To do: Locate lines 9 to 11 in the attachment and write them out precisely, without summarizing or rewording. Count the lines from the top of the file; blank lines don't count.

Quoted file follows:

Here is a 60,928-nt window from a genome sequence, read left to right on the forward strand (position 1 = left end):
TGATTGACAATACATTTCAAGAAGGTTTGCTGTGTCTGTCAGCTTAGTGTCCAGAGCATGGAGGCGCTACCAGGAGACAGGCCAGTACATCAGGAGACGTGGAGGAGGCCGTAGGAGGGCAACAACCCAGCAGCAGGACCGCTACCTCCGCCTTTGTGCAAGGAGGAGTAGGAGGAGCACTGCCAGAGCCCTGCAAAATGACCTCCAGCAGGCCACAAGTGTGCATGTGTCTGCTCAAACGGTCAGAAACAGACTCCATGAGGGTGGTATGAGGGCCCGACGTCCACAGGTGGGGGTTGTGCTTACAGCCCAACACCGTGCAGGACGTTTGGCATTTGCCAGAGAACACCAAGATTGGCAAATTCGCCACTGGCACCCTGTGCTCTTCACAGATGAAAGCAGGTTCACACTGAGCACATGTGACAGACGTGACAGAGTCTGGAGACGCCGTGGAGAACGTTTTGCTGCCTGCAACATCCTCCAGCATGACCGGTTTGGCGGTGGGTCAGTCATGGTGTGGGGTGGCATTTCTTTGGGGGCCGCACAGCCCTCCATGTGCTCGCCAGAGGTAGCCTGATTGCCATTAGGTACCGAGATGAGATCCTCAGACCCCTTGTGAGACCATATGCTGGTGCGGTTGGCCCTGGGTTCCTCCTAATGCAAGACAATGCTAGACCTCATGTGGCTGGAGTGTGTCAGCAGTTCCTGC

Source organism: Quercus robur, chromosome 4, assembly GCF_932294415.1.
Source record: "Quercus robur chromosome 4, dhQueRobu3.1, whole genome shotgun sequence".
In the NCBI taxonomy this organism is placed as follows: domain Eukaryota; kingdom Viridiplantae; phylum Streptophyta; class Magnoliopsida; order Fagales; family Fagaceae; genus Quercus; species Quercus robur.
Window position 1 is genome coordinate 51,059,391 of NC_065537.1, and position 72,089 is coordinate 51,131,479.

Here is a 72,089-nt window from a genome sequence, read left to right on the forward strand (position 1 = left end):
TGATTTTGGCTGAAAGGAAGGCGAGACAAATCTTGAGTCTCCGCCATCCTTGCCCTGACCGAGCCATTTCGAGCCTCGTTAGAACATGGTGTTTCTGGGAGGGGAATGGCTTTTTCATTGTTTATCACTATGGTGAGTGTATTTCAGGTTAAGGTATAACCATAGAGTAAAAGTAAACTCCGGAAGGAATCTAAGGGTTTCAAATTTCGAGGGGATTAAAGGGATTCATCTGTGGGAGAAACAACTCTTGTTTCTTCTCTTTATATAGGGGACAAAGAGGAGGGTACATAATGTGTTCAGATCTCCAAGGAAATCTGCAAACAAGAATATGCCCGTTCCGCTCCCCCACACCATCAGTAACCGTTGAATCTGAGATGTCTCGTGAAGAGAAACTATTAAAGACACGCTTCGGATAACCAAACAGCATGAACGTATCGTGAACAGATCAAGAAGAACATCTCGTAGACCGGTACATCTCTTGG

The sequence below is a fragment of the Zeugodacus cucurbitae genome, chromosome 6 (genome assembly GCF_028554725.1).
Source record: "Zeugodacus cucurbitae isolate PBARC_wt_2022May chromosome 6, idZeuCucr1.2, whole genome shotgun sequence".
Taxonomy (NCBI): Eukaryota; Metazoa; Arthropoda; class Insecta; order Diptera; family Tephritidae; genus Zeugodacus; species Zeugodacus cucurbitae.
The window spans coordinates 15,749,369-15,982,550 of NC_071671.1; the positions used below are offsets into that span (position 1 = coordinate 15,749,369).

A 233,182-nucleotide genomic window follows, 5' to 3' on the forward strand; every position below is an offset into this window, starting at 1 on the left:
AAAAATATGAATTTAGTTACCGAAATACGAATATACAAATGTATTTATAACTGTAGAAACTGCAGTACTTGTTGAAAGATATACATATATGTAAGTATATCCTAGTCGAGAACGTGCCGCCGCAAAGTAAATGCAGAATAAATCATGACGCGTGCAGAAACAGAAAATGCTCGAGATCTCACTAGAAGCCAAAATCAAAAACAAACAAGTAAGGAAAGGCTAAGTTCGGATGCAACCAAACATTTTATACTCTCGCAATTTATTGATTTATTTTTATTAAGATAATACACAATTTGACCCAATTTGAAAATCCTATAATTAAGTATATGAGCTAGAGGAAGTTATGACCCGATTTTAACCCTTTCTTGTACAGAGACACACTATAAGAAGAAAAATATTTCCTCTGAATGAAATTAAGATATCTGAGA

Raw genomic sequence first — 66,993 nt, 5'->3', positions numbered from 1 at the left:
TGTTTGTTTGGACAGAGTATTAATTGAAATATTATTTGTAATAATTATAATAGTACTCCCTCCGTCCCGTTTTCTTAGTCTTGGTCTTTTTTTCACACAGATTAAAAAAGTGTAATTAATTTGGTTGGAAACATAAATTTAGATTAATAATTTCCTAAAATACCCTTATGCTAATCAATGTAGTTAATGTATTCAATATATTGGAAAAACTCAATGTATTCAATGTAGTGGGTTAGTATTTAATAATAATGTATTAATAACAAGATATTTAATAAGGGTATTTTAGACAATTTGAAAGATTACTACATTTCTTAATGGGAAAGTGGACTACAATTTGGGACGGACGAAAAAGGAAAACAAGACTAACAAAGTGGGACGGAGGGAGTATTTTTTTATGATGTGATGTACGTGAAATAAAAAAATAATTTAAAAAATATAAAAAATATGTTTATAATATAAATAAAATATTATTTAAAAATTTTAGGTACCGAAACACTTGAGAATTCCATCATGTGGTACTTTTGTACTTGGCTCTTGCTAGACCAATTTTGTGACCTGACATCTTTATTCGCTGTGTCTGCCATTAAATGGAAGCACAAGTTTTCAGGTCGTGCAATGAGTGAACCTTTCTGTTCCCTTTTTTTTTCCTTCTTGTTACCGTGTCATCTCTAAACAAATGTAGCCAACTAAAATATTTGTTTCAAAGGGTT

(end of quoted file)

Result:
The sequence below is a fragment of the Zeugodacus cucurbitae genome, chromosome 6 (genome assembly GCF_028554725.1).
Source record: "Zeugodacus cucurbitae isolate PBARC_wt_2022May chromosome 6, idZeuCucr1.2, whole genome shotgun sequence".
Taxonomy (NCBI): Eukaryota; Metazoa; Arthropoda; class Insecta; order Diptera; family Tephritidae; genus Zeugodacus; species Zeugodacus cucurbitae.